Working capital provided by operations is the net increase or decrease in working capital resulting from the normal business activities of earning revenue and paying expenses. However, not all the expenses require the use of funds in the current period; therefore the amount of funds provided by operations is not the same as the amount of net income earned during the period.
The following points explains this situation:
(i) Some expenses do not reduce working capital. Some expenses, such as depreciation and amortisation of intangible assets reduce net income but have no immediate effect on the amount of working capital provided by operations, i.e., these items do not reduce working capital. The net income figure therefore understates the amount of working capital provided by operations by amount of depreciation expenses recorded during the period.
Thus funds provided by operations would be computed in the following manner:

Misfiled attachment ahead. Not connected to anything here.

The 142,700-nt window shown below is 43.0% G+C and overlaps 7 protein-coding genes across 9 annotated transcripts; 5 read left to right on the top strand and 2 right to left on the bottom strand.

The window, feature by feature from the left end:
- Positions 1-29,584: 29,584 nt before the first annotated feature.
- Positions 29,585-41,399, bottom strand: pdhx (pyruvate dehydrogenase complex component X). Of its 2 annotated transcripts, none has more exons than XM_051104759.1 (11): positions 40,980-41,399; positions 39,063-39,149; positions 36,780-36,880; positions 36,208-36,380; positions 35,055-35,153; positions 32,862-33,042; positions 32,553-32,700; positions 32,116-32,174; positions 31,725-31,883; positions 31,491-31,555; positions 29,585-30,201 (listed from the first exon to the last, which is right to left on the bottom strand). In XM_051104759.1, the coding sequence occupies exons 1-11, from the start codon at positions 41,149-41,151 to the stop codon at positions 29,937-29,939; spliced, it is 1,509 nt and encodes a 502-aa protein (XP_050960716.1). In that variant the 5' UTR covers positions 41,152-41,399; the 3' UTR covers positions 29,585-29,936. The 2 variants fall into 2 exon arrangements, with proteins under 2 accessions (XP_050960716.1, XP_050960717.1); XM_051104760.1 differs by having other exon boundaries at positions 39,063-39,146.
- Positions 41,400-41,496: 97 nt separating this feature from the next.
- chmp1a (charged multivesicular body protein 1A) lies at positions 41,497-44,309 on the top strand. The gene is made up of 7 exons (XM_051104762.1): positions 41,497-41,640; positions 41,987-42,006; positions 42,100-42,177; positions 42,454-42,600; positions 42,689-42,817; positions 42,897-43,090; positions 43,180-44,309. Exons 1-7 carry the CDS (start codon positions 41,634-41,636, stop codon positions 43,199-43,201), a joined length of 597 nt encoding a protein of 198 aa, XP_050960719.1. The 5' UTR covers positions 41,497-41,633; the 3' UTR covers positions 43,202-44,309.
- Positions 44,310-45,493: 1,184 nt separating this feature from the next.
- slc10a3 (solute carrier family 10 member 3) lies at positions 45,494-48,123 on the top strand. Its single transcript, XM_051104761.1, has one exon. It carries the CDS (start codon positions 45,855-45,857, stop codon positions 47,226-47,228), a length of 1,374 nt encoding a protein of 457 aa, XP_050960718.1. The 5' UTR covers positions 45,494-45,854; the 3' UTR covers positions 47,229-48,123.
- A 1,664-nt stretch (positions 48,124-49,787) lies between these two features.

The addition of depreciation expenses to the net income figure has led some people to believe that depreciation expenses is a source of funds. However, it is important for the users of financial statement to understand that depreciation is neither a source nor a use of working capital (funds).
No funds flow into business as a result of recording depreciation expense. It is shown in the statement of changes in financial position merely to explain one of the differences between the concept of net income and the concept of working capital provided by operations.
(ii) Some items increase income but do not increase working capital—some items in the income statement increase net income without increasing working capital; such items must be deducted from net income in arriving at working capital provided by operations.
(iii) Non-operating gains and losses—non-operating gains and losses, if material in amount, should be eliminated from net income in order to show the working capital provided by ‘normal’ operations. For example, assume that plant costing Rs. 1,00,000 is sold at Rs. 1,20,000, at a net gain of Rs. 20,000. In the statement of changes in financial position, the entire Rs. 1,20,000 as proceeds from sale will be reported as funds provided by the sale of plant.